The transfer of the Office of Science and Technology from the Cabinet Office to the Department of Trade and Industry implies greater emphasis on "relevant" scientific research. Its Technology Foresight programme aims to prioritise areas for funding. The research councils are beginning to appraise proposals for their potential for wealth creation as well as scientific merit.
The issue of the commercial accountability of scientific research even lies at the heart of Blinded by the Sun, a play by Stephen Poliakoff that opened at the National Theatre last week. "It's important to learn how to evaluate R&D but there is no commonly agreed way to do it," according to Dr Robin Fears, director of science policy at SmithKline Beecham pharmaceuticals, who organised a conference on the subject last November. Any assumption that there are straightforward correlations between funding and discovery and between discovery, application and the generation of wealth worries scientists. "History provides ample evidence to the contrary," says Dr Peter Williams, the executive chairman of Oxford Instruments and chairman of the Particle Physics and Astronomy Research Council. "There is an equation involving cash and discovery but it is a non-linear one."
Nevertheless, companies whose prospects rest on the quality of their scientific research have reason to investigate benchmarking. Stock prices, the conventional index of performance, are fickle in reaction to scientific results. Other measures, such as the ratio of products in research to products on the market, or the number of patents obtained or papers published, are also suspect, especially if company boffins grow more used to achieving these targets than doing good research.
The pharmaceuticals industry provides a sharp test for benchmarking. Here, the market imperative is strong and the science is highly curiosity- driven.
"It is unwise to carry out in-house research in a tentative way," says Gerard Fairtlough, the chairman of Therexsys and founder of Celltech, the biotechnology darling of the 1980s. The biggest players cannot afford to neglect research but they are growing more averse to risk. So they need either to offload the risk, by outsourcing research, or to gain an accurate measure of it.
Start-ups have good reason to measure their progress, too. Analysts sometimes look at the number of clinical tests in progress. But this measure is also subject to distortion. Benchmarking might enable these companies to make more realistic growth forecasts and cash-flow plans.
Companies such as Parexel International, one of the contract research organisations now servicing the demand for outsourced research, also have an incentive for benchmarking and a varied pool of projects to compare. Programmes of research are often sufficiently different that measures of overall progress are of little use. But some individual parameters may be usefully compared from project to project, says Philip Harrison, Parexel's head of medical affairs.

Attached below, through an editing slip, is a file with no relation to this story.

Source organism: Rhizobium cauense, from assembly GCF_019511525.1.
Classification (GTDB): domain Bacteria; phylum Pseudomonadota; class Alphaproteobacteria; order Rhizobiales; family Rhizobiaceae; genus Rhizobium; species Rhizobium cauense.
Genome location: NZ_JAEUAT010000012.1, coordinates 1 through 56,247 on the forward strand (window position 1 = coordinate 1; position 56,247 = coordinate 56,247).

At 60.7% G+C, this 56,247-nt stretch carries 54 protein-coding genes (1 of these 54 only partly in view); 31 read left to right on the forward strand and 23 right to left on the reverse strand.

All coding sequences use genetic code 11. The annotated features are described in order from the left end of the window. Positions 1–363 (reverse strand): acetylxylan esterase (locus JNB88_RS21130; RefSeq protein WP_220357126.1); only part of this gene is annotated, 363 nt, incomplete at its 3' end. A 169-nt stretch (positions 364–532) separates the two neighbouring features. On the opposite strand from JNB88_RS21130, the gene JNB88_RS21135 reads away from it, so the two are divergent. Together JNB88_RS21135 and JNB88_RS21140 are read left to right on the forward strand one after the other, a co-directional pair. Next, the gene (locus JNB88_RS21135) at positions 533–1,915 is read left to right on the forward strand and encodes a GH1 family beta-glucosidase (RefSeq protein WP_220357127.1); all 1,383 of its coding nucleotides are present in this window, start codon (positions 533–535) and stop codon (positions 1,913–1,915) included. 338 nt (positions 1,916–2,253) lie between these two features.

In conventional benchmarking the greatest gains sometimes come from making apparently wild comparisons, as when companies have improved turnaround times by studying pit-stops. But not here. "The more different the drugs, the more unhelpful the comparison," says Mr Harrison.
Simple measures may be most effective. Challenged to increase the output of Unilever's Port Sunlight laboratories in the 1980s, Richard Duggan, now senior innovation adviser at the DTI, gave his scientists pagers. Every time they bleeped they had to write down what they were doing. It turned out they were spending less than 20 per cent of their time actually doing science.
Mr Duggan was able to set targets for them to double or treble this and also slash the paper use symptomatic of bureaucracy.
Oxford Instruments signed up for the Time to Market Association's inter- company comparison of the speed of product development. Initial comparisons were structural. The company learnt, for example, that its research teams were less cross-functional than Hewlett-Packard's and made changes accordingly. But Mr Williams warns: "There's no way to get a quantitative handle on individual research programme quality. There's no generic knowledge that comes out. A lot of gut feeling is involved."
Many companies have a panel of scientists to call upon for advice. A few, such as Smith & Nephew, use them to assess as well. The process is similar to academic peer review but far more frequent.
"Extending this assessment into comparison in order to establish best practice is a current preoccupation of many research-oriented companies," says Professor Alan Suggett, group director of R&D.
He says that such measures should not be used in isolation as a basis for picking winners. That risks discarding programmes with latent potential. Hard data should be tempered with intuition. Many research directors would applaud John Robinson, the chief executive of Smith & Nephew, when he says: "We have to expect to be wrong on some of our programmes, otherwise we aren't being adventurous enough."
Next week: how benchmarking can assist innovation in the design process.Reuse content